“Doctor Who” returned last Saturday with a new leading man, Peter Capaldi, as the twelfth incarnation of the time-traveling alien. The British classic has always relied on the concept of “regeneration,” the clever gimmick that the Doctor can take on a new body—which means a new actor—whenever the old one is wounded or worn out. It’s what sustained the show for over 50 years, but every change brings its hiccups.
And this transition—from young, handsome Matt Smith to the 56-year-old Capaldi—brings more than most. When Capaldi was first unveiled last August, it sparked an Internet debate over whether or not he was too old, with Tweets like: “#doctorwho The new doctor who is some old guy. what the heck. I am not watching the program anymore. HE HAS GREY HAIR.” Capaldi himself, a lifelong fan who, at 14, demanded to be made fan club president, confessed he didn’t believe he would be cast because of his age. Fans weren’t the only ones concerned about how to handle the show’s oldest Doctor ever. The season premiere focused on the Doctor’s companion, Clara Oswald, who had her own difficulty coping with the Doctor’s new, older appearance. The companions—usually women who accompany the Doctor on his missions—have always been the proxy for the audience, and last week we were unequivocally told that no, the Doctor is not our boyfriend. Yes, he is old now, and no, he will not be our dashing gentleman friend. If we can’t accept that, then we, like Clara, are not true fans. It’s a bold move, one that not only tests the show’s popularity here in the U.S., but also marks a crossroads for the mainstream success of nerd culture.
The ascent of things once considered nerdy is plain to see. Comic book superheroes, once the province of awkward adolescent boys, are everywhere, and kids are growing up wanting to be Sherlock Holmes and Peter Parker. This month, Marvel’s Guardians of the Galaxy made $94.3 million in North America on its opening weekend, the top August debut of all time. Later this year, biopics about scientists Stephen Hawking and Alan Turing are expected to garner Oscar attention. The American audience for “Doctor Who” has grown from 910,000 in 2010—Matt Smith’s first season—to 1.9 million in his last.
The mainstream popularity of nerd culture may be a recent development, but the formula these successes are built on definitely isn’t. Propping up these franchises are impossibly buff, good-looking young actors like Andrew Garfield, Chris Hemsworth, Chris Evans, and Michael Fassbender. Guardians of the Galaxy star Chris Pratt lost 60 pounds, gave up beer for six months, and kept a strict, much-publicized diet to play the gun-slinging superhero Star Lord. Even the brainiest of them all, Sherlock Holmes, has been given an action hero update on the silver screen, with Robert Downey Jr. in the title role, while Benedict Cumberbatch, who plays the famous detective on a popular BBC show, commands legions of fans, self-styled “Cumberbitches.” While Hollywood primarily targets the young male demographic, the good-looking stars have helped catapult these formerly niche features to the top of the box office, as men and women alike flock to see them.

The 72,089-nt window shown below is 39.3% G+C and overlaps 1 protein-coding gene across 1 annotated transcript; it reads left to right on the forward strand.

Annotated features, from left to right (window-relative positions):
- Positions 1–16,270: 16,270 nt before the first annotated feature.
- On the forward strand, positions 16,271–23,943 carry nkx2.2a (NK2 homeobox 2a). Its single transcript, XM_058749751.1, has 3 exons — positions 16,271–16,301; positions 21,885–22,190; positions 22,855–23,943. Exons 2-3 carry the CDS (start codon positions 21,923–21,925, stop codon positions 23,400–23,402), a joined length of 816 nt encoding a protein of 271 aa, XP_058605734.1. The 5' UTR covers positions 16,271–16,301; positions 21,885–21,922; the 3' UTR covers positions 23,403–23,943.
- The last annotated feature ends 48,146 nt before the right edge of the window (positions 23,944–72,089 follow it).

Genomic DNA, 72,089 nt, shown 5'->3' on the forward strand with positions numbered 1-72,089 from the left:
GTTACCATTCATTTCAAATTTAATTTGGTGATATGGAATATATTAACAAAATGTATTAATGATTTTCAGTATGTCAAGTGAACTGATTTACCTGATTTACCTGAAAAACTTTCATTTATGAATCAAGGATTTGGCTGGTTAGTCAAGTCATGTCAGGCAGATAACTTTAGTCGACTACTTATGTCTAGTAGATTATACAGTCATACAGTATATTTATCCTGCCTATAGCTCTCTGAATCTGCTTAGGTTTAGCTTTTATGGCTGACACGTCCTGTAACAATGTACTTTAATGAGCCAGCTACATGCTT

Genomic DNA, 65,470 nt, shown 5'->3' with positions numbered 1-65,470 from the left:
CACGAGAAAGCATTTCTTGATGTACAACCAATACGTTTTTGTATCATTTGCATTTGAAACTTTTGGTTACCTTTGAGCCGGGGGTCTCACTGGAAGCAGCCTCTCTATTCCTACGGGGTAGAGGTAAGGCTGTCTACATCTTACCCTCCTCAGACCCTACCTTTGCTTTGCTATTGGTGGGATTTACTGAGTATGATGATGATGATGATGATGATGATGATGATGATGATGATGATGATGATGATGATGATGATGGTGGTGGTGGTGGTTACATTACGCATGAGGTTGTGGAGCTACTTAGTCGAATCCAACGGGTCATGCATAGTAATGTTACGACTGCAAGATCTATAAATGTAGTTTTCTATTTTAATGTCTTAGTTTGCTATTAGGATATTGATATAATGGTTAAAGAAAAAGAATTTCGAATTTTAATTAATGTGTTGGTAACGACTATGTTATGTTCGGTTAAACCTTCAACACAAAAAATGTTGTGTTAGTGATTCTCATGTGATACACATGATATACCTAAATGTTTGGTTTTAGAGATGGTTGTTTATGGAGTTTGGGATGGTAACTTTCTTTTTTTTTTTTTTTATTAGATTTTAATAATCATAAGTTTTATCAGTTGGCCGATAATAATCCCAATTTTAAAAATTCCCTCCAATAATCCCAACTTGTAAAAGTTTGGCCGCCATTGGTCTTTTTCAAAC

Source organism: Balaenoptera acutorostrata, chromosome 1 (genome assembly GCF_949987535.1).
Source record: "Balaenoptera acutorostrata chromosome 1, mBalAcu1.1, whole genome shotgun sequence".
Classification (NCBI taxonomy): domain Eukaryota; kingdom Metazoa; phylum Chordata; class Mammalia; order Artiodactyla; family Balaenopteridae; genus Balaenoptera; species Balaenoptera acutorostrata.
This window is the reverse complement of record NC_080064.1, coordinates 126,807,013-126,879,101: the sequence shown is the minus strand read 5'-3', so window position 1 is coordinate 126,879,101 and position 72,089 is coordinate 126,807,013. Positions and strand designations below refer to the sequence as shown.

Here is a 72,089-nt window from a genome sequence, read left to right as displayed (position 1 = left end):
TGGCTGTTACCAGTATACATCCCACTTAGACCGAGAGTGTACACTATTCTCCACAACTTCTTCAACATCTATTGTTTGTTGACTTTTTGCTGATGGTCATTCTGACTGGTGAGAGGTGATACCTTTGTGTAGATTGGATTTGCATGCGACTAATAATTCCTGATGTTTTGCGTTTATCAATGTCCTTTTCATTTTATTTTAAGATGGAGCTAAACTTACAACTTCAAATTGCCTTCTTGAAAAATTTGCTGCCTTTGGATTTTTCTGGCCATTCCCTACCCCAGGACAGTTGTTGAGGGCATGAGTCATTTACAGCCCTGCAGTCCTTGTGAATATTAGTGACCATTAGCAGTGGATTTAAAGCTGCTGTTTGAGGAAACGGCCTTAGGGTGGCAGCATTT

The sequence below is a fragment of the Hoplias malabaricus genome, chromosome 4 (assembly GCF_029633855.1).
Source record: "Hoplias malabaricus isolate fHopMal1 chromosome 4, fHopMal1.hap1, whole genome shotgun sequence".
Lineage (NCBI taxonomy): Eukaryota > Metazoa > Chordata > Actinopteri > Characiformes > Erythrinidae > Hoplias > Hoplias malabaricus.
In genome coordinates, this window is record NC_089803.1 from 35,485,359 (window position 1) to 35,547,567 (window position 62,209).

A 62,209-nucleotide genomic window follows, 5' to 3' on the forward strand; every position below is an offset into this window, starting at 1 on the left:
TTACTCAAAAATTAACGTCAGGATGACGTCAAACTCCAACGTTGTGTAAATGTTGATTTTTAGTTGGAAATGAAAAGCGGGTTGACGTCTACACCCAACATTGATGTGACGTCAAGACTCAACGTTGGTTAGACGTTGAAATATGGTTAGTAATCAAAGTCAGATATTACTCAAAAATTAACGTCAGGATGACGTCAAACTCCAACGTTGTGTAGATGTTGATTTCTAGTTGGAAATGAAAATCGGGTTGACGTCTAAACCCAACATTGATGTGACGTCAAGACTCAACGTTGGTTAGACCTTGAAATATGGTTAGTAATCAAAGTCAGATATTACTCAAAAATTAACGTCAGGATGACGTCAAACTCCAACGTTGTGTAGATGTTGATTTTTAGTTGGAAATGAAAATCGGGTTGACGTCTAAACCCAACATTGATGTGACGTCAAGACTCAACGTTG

“Doctor Who” was no different. Since its revival in 2005, the BBC show has stayed away from its traditional lineup of older, fatherly Doctors and cast young, good-looking actors full of energy. Character actor Christopher Eccleston, portraying the Ninth Doctor, didn’t quite fit the formula of romantic leading man—he was 40 at the time—but he barely lasted a year in the role. It was only with David Tennant, known at that point for his Shakespearean performances and for a TV adaptation of Casanova, that the show really took off. Both Tennant and Matt Smith brought an almost manic energy, bouncing all over the screen and talking even faster than they moved. Tennant’s Doctor was known as a tragic, romantic figure, while Smith embraced a childlike wonder and lovable silliness as his defining characteristics.
And it wasn’t just the actors; the storyline was constructed around their potential as romantic leading men. Tennant’s Doctor seemed to have women swooning over him wherever he went in time and space, and much of his arc was built around his star-crossed love with his first companion, Rose. Not to be outdone, Smith’s Doctor gets married twice (once to Marilyn Monroe, no less) and has to fend off the advances of his own companion, Amy Pond, who runs away with him on the eve of her own wedding. “Doctor Who” fansites and tumblrs are filled with sketches, collages, and fan fictions about the Doctor’s many romantic relationships. Fans recently held the “Fangirl Challenge 2014,” where they received the name of a “Doctor Who” couple and were tasked with creating tributes to them. Another fan blogged at length about how the relationship between the eleventh Doctor and his wife drew her to the show.
Now, with Capaldi, who has sworn that there will be “no flirting,” the new iteration of “Doctor Who” faces a test. If it can sustain its popularity, or even grow, it would mean that the “Doctor Who” brand is powerful enough to appeal to a broad audience without the help of romance and sex appeal. So far, it’s rising to the challenge: Last week’s premiere brought in a 2.2 million American viewers, a new record.
Elaine Teng is the managing editor of The New Republic.